Kathryn Hunt joins us this week to discuss the design process behind her new Playa de Lago collection of wallcoverings. Pulling inspiration from a trip to Spain years ago, the collection of 13 patterns fit into the modern-traditionalist style that Hunt achieves in her own interior design work.
Take a look at Playa de Lago below, and see how the project came together from concept to completion.
Raymond Paul Schneider: When did you first start to develop this new collection?
Kathryn Hunt: I started painting some of these patterns as far back as 2015 but I didn’t start any product development until Spring of 2020. From an initial 60 patterns, we narrowed it down to this inaugural collection “Playa de Lago” comprised of 13 patterns.
RPS: What was the overall timeline from conception to achieving the final design?
KH: Painting the original artworks can take anywhere from minutes to weeks to complete depending on how in tune I am with it at the time. Once we have the artwork, it takes several months for a pattern to be ready for sale. We need to create print ready files, strike-offs, etc. and there’s always some back and forth to get in ready to market. All in all, this collection took 20 months from start of development.
RPS: What was your initial inspiration, and where did the idea(s) come from?
KH: My inspirations come from all over. I travel often and I spend a lot of time outdoors. Nature and architecture are two favorite inspirations. I love textiles and specifically hand-blocked prints. The name of this collection came from a trip to Spain on my Honeymoon in 2016. We were walking along a tiny beach called Playa de Lago on the north coast of Spain near the border of France. You would miss it if you didn’t know it was there. I was collecting the most beautiful beach glass I had ever seen (a New England pastime!). At the time I had been painting purposely for about a year and I remember this feeling that came over me – “I need to convert them to textiles”. Of course, life happens. My interior design business was busy, I had my son, and although I kept painting, I didn’t think about the concept of the textiles again until all of our projects came to a halt during the COVID shutdowns in spring of 2020. I finally had time to look at the patterns all at once and I ended up starting research on the development phase. Around this same time, my family had discovered a painting journal in the home of my Great Grandmother which documented her techniques while she taught herself to paint. Many of her patterns and repetitions looked similar to the paintings I had been creating. It was the first time I had seen these journals and I took it as another sign that I should pursue this dream.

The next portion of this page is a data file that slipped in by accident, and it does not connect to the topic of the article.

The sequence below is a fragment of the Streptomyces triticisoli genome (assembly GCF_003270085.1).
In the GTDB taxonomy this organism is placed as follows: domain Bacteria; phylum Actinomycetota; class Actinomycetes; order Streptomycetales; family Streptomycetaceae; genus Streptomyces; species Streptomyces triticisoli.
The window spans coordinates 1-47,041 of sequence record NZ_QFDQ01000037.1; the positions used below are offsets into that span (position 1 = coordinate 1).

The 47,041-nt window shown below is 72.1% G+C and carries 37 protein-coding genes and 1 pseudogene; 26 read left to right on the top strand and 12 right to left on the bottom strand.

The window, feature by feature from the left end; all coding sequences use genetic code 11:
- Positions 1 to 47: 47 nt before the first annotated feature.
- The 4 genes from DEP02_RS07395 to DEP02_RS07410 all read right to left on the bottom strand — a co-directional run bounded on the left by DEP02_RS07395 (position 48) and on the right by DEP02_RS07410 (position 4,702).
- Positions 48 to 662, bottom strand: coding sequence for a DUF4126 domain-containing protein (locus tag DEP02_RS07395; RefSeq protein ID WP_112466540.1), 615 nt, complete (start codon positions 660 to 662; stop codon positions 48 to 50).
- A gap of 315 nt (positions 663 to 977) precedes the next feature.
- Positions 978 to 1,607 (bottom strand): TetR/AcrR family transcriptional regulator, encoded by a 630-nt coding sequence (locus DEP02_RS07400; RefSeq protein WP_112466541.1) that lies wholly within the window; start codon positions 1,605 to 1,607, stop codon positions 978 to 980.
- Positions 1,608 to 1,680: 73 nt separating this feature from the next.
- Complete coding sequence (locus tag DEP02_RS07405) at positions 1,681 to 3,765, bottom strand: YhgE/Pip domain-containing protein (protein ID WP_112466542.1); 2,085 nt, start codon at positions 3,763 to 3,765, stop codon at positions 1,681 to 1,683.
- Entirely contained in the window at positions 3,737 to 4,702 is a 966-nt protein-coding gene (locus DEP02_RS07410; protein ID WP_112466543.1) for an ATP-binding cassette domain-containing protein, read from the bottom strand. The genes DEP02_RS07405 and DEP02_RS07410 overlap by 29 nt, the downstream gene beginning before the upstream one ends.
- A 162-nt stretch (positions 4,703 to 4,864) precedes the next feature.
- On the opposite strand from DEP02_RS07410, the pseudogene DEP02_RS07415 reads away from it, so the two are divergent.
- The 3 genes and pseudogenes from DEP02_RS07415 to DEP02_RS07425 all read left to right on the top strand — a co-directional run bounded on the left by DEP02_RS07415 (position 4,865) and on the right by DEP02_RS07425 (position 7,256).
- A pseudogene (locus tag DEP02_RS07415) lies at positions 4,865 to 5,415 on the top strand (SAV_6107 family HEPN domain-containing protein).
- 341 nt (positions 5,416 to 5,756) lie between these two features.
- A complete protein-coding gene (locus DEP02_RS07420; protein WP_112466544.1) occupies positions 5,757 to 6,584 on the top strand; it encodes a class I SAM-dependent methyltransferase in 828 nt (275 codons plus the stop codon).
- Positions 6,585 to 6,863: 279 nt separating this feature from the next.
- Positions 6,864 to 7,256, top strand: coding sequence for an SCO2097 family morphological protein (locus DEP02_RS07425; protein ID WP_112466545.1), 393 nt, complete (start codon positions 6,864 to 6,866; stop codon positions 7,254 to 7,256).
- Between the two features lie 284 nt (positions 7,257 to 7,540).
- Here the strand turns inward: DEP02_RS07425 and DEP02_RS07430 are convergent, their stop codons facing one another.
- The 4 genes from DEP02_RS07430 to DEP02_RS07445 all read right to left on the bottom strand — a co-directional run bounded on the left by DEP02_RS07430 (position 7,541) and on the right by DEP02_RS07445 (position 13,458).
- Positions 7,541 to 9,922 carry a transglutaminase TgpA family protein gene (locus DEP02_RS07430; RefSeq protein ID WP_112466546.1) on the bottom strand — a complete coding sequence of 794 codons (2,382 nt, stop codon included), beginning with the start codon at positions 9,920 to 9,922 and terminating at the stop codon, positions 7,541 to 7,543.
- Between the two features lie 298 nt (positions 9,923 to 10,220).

RPS: Please describe your overall creative and design process.
KH: I usually conceptualize the patterns before I sit down to paint, often they just come to me in a vision or a dream as many of them happen at night. As a full-time Designer and a mom, my painting only happens when my schedule allows — mostly in the wee hours after the kids go to bed or very early in the morning. Most people go to the gym, but I will sit down and paint! The initial patterns I commit to paper might not be the final design. I keep refining the concept before settling on something that makes me happy. Some are awful…but some are truly wonderful. The actual painted patterns are small. Not much larger than an 8 x 10 paper.
RPS: Did you have a specific audience or theme that you had in mind?
KH: I don’t think there was a theme. I work with a lot of geometrics and florals and so that’s where I landed with this collection. I love block prints and textural layering, but I also love clean white Scandinavian rooms with pops of color. The collection landed in the Modern Traditionalist style that I work towards in my design projects so essentially, I am my ideal customer: a designer or client with a young family. I think the collection has a broad range of style applications.
RPS: Please describe the methods, tools, and materials you used to develop and prototype this design?
KH: This initial collection started all as watercolor on paper. I also carve print blocks, but I am saving that technique for the second collection. After I like the pattern, I work with a graphic artist to digitize the pattern and then a printer to scale them appropriately.
RPS: Please describe any challenges that affected the design and perhaps steered you to an entirely new final design?
KH: Seeing the first strike-offs helped me to get creative with the colors and paper ground combinations. I’d like to explore more use with color. The good news is that all of the patterns can be customized for color or ground choice, and we will create a strike-off before production so we are able to find a solution to that challenge.
RPS: Describe your overall brand DNA and Ethos
KH: We design for families with balance and individuality at the heart and that goes for the product range as well. Our mission is to produce products that our clients will love forever, are great quality, made with sustainable materials, and created locally.
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